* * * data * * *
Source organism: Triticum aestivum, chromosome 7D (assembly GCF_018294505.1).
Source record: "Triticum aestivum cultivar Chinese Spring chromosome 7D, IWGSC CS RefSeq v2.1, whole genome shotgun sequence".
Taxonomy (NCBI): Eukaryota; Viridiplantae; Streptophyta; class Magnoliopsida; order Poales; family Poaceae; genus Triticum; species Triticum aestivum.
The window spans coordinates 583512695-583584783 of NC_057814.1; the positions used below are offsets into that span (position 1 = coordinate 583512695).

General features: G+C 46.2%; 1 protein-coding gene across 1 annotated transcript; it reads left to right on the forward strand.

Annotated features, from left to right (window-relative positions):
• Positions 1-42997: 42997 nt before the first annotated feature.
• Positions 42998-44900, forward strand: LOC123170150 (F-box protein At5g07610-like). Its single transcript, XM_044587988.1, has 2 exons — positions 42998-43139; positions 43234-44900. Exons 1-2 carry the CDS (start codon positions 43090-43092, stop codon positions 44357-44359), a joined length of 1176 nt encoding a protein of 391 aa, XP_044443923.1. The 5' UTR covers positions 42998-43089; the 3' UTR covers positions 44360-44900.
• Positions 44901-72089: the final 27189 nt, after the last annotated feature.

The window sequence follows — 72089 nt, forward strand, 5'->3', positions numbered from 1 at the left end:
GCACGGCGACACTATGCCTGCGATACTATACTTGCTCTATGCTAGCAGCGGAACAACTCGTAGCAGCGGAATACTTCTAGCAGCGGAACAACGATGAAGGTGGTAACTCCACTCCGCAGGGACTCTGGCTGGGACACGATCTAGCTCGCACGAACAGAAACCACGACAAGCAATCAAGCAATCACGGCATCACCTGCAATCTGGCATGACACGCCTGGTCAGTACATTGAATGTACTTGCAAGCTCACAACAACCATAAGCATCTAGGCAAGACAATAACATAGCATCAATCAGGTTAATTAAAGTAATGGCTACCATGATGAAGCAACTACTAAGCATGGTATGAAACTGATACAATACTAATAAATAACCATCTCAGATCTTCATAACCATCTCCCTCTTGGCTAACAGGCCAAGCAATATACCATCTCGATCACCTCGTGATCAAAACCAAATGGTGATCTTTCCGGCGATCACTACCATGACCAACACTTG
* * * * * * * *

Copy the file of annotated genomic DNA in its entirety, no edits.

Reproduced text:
Source organism: Triticum aestivum, chromosome 7D (assembly GCF_018294505.1).
Source record: "Triticum aestivum cultivar Chinese Spring chromosome 7D, IWGSC CS RefSeq v2.1, whole genome shotgun sequence".
Taxonomy (NCBI): Eukaryota; Viridiplantae; Streptophyta; class Magnoliopsida; order Poales; family Poaceae; genus Triticum; species Triticum aestivum.
The window spans coordinates 583512695-583584783 of NC_057814.1; the positions used below are offsets into that span (position 1 = coordinate 583512695).

General features: G+C 46.2%; 1 protein-coding gene across 1 annotated transcript; it reads left to right on the forward strand.

Annotated features, from left to right (window-relative positions):
• Positions 1-42997: 42997 nt before the first annotated feature.
• Positions 42998-44900, forward strand: LOC123170150 (F-box protein At5g07610-like). Its single transcript, XM_044587988.1, has 2 exons — positions 42998-43139; positions 43234-44900. Exons 1-2 carry the CDS (start codon positions 43090-43092, stop codon positions 44357-44359), a joined length of 1176 nt encoding a protein of 391 aa, XP_044443923.1. The 5' UTR covers positions 42998-43089; the 3' UTR covers positions 44360-44900.
• Positions 44901-72089: the final 27189 nt, after the last annotated feature.

The window sequence follows — 72089 nt, forward strand, 5'->3', positions numbered from 1 at the left end:
GCACGGCGACACTATGCCTGCGATACTATACTTGCTCTATGCTAGCAGCGGAACAACTCGTAGCAGCGGAATACTTCTAGCAGCGGAACAACGATGAAGGTGGTAACTCCACTCCGCAGGGACTCTGGCTGGGACACGATCTAGCTCGCACGAACAGAAACCACGACAAGCAATCAAGCAATCACGGCATCACCTGCAATCTGGCATGACACGCCTGGTCAGTACATTGAATGTACTTGCAAGCTCACAACAACCATAAGCATCTAGGCAAGACAATAACATAGCATCAATCAGGTTAATTAAAGTAATGGCTACCATGATGAAGCAACTACTAAGCATGGTATGAAACTGATACAATACTAATAAATAACCATCTCAGATCTTCATAACCATCTCCCTCTTGGCTAACAGGCCAAGCAATATACCATCTCGATCACCTCGTGATCAAAACCAAATGGTGATCTTTCCGGCGATCACTACCATGACCAACACTTG